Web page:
• 1
Excellent info - I really appreciate it. Thanks!

Well, first of all, anything that patches the holes is going to make the fabric in that area rough and more likely just develop holes again. But I've used iron-on patches on the inside to hold me until I could buy new jeans. I've also cut out the inner thighs, cut off the legs, and made shorts with a thigh panel.

I was going to recommend patches on the inside of the jean as well. It's extended the life of many a pair of pants for me.

Thank you OP for posting this item this information is about to be handy (I am just down to like 2 pairs of jeans) I was desperate not to spend more month on jeans. Y'know, being unemployed and such can't really buy anything. I'll just have to be hand stitching I think until I find my handy dandy sewing machine (moving is a bitch for finding anything there after!)

I tried to iron on my own patches once and it was a disaster. The edges wouldn't stay down and you could see them sticking out. I would suggest taking them somewhere to get repaired so that it looks professional and lasts you a lot longer!

I usually use iron on patches on the inside of the thighs, and stitch them down as well, because the iron-on patches often unstick...

One of my favorite pairs of jeans has massive chub rub in the crotch. I thought about just throwing them out, but instead I'm going to cut the legs and use the denim for a graphic design project:)

(Deleted comment)
Thanks for the info - and the good wishes!

I have had mixed results with the patches. The Venezia Jeans have a tendency to run like stocking once a hole develops so patches are a short term solution. Iron on works best as it adheres to the hole - anything you can do to disrupt/reinforce the edges will help. You can even paint on some clear nail polish like you would a run - it helps a little.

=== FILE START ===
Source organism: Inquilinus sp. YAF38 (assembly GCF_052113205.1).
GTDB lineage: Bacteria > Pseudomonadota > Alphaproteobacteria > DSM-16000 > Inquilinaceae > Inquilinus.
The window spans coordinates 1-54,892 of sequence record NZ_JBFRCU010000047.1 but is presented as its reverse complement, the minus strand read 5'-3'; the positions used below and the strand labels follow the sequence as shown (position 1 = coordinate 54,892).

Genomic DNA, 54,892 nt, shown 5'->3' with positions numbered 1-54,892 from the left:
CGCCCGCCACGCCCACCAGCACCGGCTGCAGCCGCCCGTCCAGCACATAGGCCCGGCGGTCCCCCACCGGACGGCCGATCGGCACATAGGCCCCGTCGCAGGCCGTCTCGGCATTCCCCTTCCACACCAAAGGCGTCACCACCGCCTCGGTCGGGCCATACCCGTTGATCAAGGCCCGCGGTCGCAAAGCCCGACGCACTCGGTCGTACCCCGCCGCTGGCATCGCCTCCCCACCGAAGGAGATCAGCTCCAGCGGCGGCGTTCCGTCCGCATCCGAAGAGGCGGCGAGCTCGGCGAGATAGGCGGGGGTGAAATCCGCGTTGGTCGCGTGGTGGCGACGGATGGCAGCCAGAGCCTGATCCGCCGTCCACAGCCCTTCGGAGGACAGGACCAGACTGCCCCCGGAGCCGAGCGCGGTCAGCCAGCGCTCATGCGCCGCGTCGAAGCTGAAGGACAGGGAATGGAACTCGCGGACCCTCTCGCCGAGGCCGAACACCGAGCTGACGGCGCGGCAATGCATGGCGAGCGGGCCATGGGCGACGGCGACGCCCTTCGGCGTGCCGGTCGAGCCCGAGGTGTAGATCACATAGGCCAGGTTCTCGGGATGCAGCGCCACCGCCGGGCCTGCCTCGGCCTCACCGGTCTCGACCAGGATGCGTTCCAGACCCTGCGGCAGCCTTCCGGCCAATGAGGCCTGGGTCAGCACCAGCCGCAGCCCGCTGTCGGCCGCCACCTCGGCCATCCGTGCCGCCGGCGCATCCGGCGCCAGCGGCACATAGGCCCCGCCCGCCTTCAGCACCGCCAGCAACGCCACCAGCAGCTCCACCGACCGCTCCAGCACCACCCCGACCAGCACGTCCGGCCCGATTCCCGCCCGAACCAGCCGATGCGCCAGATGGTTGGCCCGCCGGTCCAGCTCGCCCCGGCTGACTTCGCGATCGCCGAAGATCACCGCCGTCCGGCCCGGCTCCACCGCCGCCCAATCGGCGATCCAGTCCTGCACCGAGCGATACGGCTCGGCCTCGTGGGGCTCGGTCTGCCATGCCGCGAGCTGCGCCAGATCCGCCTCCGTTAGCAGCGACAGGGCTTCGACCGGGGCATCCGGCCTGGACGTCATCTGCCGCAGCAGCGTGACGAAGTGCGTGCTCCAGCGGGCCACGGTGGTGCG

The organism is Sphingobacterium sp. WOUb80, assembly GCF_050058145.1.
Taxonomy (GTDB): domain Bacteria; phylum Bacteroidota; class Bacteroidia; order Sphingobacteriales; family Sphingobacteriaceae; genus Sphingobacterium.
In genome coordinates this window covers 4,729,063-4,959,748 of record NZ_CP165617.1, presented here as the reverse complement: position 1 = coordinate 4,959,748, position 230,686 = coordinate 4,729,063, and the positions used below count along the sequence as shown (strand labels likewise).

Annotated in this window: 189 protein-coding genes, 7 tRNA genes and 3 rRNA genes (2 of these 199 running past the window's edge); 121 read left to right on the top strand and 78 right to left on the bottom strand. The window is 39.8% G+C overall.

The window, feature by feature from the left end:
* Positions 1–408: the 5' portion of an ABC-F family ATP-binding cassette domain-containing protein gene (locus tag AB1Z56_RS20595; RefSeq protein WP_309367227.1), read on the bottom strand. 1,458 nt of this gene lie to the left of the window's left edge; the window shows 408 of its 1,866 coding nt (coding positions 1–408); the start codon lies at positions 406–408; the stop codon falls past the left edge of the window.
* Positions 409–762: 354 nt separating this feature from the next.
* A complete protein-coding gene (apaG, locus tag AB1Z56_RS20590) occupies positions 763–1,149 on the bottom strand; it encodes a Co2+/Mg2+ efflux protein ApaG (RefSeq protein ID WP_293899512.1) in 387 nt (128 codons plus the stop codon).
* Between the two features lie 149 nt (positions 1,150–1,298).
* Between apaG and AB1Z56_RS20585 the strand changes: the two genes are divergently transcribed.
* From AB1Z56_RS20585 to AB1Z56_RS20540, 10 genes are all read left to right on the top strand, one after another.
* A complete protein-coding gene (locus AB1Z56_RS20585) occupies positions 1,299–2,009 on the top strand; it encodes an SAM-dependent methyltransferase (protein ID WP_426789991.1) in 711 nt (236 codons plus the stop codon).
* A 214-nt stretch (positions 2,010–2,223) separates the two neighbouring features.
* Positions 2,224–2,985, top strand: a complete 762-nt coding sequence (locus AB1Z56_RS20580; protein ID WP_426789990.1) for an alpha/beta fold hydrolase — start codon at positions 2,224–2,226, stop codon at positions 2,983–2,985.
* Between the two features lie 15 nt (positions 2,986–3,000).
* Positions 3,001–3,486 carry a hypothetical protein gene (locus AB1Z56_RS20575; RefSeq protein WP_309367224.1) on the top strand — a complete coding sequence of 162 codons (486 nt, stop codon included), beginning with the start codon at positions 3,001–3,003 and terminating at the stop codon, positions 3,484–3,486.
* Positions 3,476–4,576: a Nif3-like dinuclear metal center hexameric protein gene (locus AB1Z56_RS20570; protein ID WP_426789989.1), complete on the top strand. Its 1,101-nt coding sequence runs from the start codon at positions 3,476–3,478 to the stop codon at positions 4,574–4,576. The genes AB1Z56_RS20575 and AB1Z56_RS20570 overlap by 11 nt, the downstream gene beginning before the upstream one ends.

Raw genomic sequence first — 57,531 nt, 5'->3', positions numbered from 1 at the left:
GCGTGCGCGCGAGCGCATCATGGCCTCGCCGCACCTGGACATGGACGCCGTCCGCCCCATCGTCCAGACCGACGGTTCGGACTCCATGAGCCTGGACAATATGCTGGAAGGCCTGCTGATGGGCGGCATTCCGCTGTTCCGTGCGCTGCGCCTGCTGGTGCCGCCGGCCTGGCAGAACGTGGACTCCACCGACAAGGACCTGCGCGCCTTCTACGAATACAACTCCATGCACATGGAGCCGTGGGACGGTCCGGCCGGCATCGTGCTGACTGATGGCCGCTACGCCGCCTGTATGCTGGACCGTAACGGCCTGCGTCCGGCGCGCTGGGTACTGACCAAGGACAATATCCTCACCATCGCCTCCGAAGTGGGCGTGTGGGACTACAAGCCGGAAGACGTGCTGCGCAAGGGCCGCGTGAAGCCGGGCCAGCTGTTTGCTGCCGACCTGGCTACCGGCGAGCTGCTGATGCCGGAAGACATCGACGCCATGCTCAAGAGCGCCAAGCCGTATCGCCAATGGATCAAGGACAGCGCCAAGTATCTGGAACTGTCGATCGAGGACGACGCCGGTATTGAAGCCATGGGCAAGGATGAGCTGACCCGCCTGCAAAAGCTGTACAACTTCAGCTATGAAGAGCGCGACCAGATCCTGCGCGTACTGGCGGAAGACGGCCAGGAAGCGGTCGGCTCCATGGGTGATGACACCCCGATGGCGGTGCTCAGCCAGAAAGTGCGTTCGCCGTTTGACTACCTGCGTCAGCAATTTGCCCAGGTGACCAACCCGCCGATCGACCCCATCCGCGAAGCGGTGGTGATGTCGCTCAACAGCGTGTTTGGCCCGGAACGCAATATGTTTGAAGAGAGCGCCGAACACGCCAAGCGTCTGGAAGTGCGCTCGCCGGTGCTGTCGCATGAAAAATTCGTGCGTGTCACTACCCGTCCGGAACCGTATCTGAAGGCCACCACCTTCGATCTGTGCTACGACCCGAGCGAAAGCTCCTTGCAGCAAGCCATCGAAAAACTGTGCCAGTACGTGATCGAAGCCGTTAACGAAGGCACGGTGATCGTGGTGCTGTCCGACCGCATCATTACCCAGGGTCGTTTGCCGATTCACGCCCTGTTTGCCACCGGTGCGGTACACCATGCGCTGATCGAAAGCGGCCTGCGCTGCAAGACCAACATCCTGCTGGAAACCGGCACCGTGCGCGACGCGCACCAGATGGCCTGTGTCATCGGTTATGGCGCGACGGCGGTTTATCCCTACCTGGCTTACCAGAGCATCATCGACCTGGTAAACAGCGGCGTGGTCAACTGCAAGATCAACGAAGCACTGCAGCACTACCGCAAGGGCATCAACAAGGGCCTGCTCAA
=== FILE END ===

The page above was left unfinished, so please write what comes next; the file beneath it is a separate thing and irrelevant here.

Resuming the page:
Mostly though you are forestalling the inevitable. At least they make their jeans pretty thick so they last longer than others I have had experience with.

What you can do with them once the holes are there though, which is fun - is cut the legs up the inseam and sew in a panel on the front and back (triangle shaped) to create a jean skirt. It is cute and bohemian.

Good Luck!

Oh and a caveat - I did once just ignore the growing holes and tried patching and what not for too long. They ripped all at once along the inseem and straight across the back leg. -- Thank goodness I was at home! So when they get too thin, be warned. :)

It is funny now though!

I really like this idea a lot - in fact, I wear denim skirts at least as much as I wear jeans, if not more. I think I may give this a try. Thank you!

My aunt fixes my worn jeans by sewing pieces of an old jeans onto the holes from the inside (it's important that the pieces are larger than the holes themselves). She runs the pieces over multiple times with her sewing machine. This reinforces the worn areas so much that none of my fixed jeans have ever gotten holes again, plus: it's in fact barely visible if you match the thread and fabric colors right.


Thank you - this is a great idea. I wouldn't have thought about patching jeans with denim (duh!), but it makes perfect sense, doesn't it?

(Deleted comment)
Thanks. And, I'm also the type of person who would iron the patch right onto the ironing board....yep, the obvious sometimes escapes me!

If you decide to do your own fix, by whatever method, do a much larger area than the hole(s). Their edges are soft and thin, so too small a patch could just tear a larger hole.
And since the fabric is really worn, iron ons will not work their very best. They can be ok, but sew down at least the corners if not the whole edge.

I've only patched jeans on the outside.

FWIW, I gave up on iron-on patches years ago because the adhesive makes them non-breatheable and really sweaty. I think one_six_seven's aunt has the best method.

  • 1
?

Log in